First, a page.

If you didn’t know it before the concert, Caveman was sure to make it known that its newest album is just around the corner, being released on April 2. With the impressive debut, “Coco Beware,” behind them, time will tell if the new, self-titled album can continue to improve upon its new-wave sound, or fall to the fate of mediocrity that so many bands succumb to after a debut hit record.
Caveman left the audience wanting more as they left the stage and ventured out into the Friday night and a following off day in St. Louis, hopefully to enjoy some of the finer things this city has to offer like Cherokee Street or toasted raviolis. The two NYC bands marked St. Louis as their midway point from New York to Texas, eventually landing and performing in South by Southwest. That is, however, if they can make it through their upcoming gig at the Hi Ho Lounge in New Orleans without losing any more band members to Bourbon Street or hot dog allergies.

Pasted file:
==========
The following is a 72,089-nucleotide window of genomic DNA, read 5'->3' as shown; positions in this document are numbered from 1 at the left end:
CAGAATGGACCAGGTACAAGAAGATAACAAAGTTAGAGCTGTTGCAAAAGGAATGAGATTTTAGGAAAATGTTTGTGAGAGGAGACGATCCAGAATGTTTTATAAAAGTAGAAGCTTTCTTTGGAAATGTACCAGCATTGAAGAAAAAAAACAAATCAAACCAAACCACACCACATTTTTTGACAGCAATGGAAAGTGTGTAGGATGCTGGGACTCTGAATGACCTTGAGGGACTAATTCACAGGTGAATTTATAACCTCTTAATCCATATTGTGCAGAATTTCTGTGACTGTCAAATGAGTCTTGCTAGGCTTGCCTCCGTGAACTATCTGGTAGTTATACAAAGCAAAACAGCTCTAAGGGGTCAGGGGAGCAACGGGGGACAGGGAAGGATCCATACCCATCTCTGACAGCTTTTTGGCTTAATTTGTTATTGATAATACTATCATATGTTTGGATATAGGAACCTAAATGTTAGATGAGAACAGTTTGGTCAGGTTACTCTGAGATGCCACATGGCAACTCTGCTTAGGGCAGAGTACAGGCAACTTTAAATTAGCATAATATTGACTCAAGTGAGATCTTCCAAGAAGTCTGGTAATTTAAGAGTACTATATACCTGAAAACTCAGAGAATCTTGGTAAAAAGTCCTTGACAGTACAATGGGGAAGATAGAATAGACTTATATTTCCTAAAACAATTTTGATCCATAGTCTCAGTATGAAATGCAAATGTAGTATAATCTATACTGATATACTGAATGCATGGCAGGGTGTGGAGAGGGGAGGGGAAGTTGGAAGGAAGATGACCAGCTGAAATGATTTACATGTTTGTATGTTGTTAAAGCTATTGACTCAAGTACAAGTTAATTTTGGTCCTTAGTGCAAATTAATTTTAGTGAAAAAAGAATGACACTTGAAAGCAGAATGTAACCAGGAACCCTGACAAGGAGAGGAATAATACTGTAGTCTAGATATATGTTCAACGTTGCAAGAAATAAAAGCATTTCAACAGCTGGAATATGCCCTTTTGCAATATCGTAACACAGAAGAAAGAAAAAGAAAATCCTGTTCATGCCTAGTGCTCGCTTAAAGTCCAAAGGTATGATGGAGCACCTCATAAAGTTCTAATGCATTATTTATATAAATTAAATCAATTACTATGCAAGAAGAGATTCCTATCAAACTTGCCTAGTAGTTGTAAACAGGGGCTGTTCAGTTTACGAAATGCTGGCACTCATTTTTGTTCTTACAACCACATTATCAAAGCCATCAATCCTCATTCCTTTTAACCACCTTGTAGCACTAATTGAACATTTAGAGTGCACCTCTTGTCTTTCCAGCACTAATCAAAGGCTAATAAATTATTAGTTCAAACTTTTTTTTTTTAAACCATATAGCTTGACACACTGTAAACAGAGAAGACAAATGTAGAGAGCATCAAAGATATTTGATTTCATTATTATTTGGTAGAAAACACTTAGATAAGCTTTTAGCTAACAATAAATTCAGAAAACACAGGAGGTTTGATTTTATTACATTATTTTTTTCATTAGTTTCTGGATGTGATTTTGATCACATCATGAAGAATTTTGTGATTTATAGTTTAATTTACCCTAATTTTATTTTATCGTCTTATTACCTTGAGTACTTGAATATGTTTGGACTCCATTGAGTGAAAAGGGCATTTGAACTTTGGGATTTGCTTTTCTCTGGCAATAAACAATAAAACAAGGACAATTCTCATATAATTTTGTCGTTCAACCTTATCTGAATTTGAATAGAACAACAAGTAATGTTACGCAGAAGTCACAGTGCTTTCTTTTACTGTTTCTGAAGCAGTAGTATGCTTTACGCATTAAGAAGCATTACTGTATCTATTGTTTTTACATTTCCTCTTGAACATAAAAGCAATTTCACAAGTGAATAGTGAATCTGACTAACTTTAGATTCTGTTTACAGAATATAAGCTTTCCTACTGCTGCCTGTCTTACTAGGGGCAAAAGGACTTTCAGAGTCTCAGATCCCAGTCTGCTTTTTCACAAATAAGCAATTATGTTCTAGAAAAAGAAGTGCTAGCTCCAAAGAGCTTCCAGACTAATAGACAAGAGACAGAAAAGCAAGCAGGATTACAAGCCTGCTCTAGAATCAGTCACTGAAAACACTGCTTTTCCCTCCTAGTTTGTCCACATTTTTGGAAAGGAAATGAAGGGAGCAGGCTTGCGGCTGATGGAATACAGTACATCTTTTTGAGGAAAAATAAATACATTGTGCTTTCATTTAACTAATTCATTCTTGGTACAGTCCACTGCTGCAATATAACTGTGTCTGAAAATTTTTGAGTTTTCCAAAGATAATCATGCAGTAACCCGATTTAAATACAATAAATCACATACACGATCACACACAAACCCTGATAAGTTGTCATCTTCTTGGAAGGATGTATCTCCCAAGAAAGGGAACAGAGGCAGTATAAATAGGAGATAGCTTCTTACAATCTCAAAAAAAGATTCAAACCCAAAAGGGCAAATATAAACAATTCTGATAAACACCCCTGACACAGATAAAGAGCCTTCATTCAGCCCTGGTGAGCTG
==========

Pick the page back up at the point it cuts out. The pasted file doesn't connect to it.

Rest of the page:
Concert review: The Reverend Peyton’s Big Damn Band (with Jimbo Mathus and Alvin Youngblood Hart) gained supporters for his revolution at the Old Rock House on Thursday, March 7
Taking the stage at the Old Rock House clad in camouflage pants and a black and white plaid shirt, Grammy award-winning blues master Alvin Youngblood Hart quickly tuned his resonator guitar and poured out his soul. Playing in the fingerpicking style of Charley Patton and Son House, Hart translates his life experiences into music and becomes the song rather than playing it.